Until Next time, this is Allen Butler, Managing Director of The Realty Butler LLC, and agent of West USA Premier Properties, signing out.

Arizona Short Sales: Shorty “The Short Sale ‘Expert'”

In Arizona right now, we have two kinds of homes selling. Those that are in the foreclosure process, and those that have already gone through the process.  My own anecdotal evidence suggests that these are really the only two types of listings that are selling. There undoubtedly are a few (very few) homeowners who have both the equity and the stomach to price their homes in line with foreclosures, and are selling. What does this indicate? What it has always indicated: if you price the home to sell, it will sell.  In June (remember June? It was just a few days ago), 5265 homes sold. That means that there ARE people buying homes. And those numbers are actually very good compared to January, where only 2471 homes sold. Literally, home sales have very close to doubled in the last few months.  This great news leads me to my next point: the pricing of short sales in Arizona.

As an agent who handles both short sales and lender owned homes, I see the following scenario played out on a weekly basis.  I get a call from a lender indicating that they want me to sell a home for them that they have just “taken away” from some unfortunate homeowner.  When I go into the data systems to examine the property, about half the time I find the subject property is actively for sale still as a short sale. Needless to say, the short sale didn’t work for those poor people. I immediately find out why though, and it’s not pretty. A ficticious conversation will illustrate nicely:

Me: “Hi. I was calling about your listing at 12345 W. Elm St.”

Shorty the “Short-sale expert”: “Yes! That property is still available. Would you like to see it?”

Me: “Actually, I have seen it. I met your nice homeowner, and informed him that he needs to leave the home. It doesn’t belong to him anymore.”

Shorty: “That’s news to me! Who are you anyway? Do you work for the bank?”

Me: “That’s right. I do work for the bank. It appears that your short sale effort has not paid off. The lender has taken your client’s home away.”

Shorty: “And you are the lender’s new listing agent?”

Me: “That’s correct. I’ll need you to cancel your listing, and remove your sign and lockbox from the property. Also, you may want to help your client find a new place to live.”

Shorty: “The short sale negotiator from XYZ Bank told me that if the home went to foreclosure that they would give me the listing to sell for them.”

Me: “Uh. . .you might want to call that person back and see what they say now. Sorry about the confusion. Good luck to you. . .”

Now,  what does this conversation illustrate? A few things, actually, none of them good for the poor homeowner who lost his home to the bank. First, the fact that Shorty tried unsuccessfully to complete a short sale over a period of six months strains the bounds of credulity. How does one fail at short sales? By over-pricing. Same as any other failed home-sale attempt.  A home will simply not sell if it’s over-priced. Doesn’t matter if it’s a short sale, foreclosure, builder spec home, or traditional sale. If it’s over-priced it won’t sell.  Period.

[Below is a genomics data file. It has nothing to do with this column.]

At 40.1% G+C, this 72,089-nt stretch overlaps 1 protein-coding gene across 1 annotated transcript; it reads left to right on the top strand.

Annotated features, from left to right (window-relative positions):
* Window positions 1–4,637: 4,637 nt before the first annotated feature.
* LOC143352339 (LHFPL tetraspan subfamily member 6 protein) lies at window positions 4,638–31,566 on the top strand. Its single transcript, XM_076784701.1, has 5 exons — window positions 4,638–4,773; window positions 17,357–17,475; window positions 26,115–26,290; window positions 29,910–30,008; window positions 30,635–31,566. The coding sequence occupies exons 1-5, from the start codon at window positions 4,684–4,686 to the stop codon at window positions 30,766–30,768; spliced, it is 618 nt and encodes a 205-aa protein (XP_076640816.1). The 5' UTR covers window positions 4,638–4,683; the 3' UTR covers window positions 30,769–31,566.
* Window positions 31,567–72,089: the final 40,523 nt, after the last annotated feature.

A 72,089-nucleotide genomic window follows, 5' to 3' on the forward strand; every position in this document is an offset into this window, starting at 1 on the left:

Second, it seemed to me that Shorty the short sale expert had more hope of getting the REO listing from the  lender than he did of completing the short sale.  Can you spell F-I-D-U-C-I-A-R-Y? In a nutshell: you place the client’s needs needs above your own. Period. 

Let’s look at the home in question. The short sale was listed at $249,500. When the bank called me to sell the property for them, they asked me what I thought it was worth.  I did my research, and determined that the home was worth $150,000, tops. The lender (not having any emotional attachments, simply wanting the home sold) agreed with my assesment, listed the property at $147,900, and had it sold within two weeks. 

Seems like common sense, doesn’t it? So how did Shorty miss this? The short sale listing sat on the market for 6 months, without having had a price reduction once. Wouldn’t the lack of people going to see the home have been one clue? How about other properties selling all around this one for far less? A second clue perhaps? Or how about the fact that the lender kept calling asking for an offer on the property? Where was Shorty? Did he go on vacation? What was he telling his client this whole time? I don’t know. It was frustrating for me to see. And now, I have to kick this poor guy out of his house!

Bottom line? You MUST price your short sale to actually sell! My own policy? Price it at what you think the market will bear. If you don’t get an offer in the first two weeks, drop the price. Repeat and rinse. Price drops every two weeks until sold. Works every time. See, here’s the thing: if I can’t sell it for a certain price, the lender won’t be able to either. Whatever the price is that someone’s willing to pay, they’ll pay whether its for sale as a short sale, lender owned, or owner sale.